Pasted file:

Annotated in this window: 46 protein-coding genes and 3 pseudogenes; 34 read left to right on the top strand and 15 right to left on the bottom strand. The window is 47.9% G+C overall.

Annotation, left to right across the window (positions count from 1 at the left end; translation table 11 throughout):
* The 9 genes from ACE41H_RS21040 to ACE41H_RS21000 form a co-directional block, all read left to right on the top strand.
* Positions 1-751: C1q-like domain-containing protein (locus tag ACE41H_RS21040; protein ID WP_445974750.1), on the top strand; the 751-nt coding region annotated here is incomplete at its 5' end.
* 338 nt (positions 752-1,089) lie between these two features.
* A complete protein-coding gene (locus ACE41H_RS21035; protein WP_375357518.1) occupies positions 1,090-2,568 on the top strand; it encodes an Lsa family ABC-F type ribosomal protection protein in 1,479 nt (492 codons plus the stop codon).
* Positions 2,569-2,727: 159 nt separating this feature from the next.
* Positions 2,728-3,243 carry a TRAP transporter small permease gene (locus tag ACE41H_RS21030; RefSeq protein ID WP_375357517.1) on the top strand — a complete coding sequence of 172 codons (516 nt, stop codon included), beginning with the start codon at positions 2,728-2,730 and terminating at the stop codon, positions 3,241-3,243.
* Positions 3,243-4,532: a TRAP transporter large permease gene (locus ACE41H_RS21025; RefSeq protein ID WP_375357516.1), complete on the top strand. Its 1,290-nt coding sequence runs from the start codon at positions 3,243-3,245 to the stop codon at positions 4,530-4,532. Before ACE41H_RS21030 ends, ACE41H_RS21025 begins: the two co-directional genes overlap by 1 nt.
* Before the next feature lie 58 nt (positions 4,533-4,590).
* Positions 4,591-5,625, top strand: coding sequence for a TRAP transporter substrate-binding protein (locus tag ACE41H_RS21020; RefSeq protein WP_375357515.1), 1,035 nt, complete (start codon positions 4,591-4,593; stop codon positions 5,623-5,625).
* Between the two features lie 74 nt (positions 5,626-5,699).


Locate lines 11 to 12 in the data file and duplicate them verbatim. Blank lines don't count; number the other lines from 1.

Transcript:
* Positions 4,591-5,625, top strand: coding sequence for a TRAP transporter substrate-binding protein (locus tag ACE41H_RS21020; RefSeq protein WP_375357515.1), 1,035 nt, complete (start codon positions 4,591-4,593; stop codon positions 5,623-5,625).
* Between the two features lie 74 nt (positions 5,626-5,699).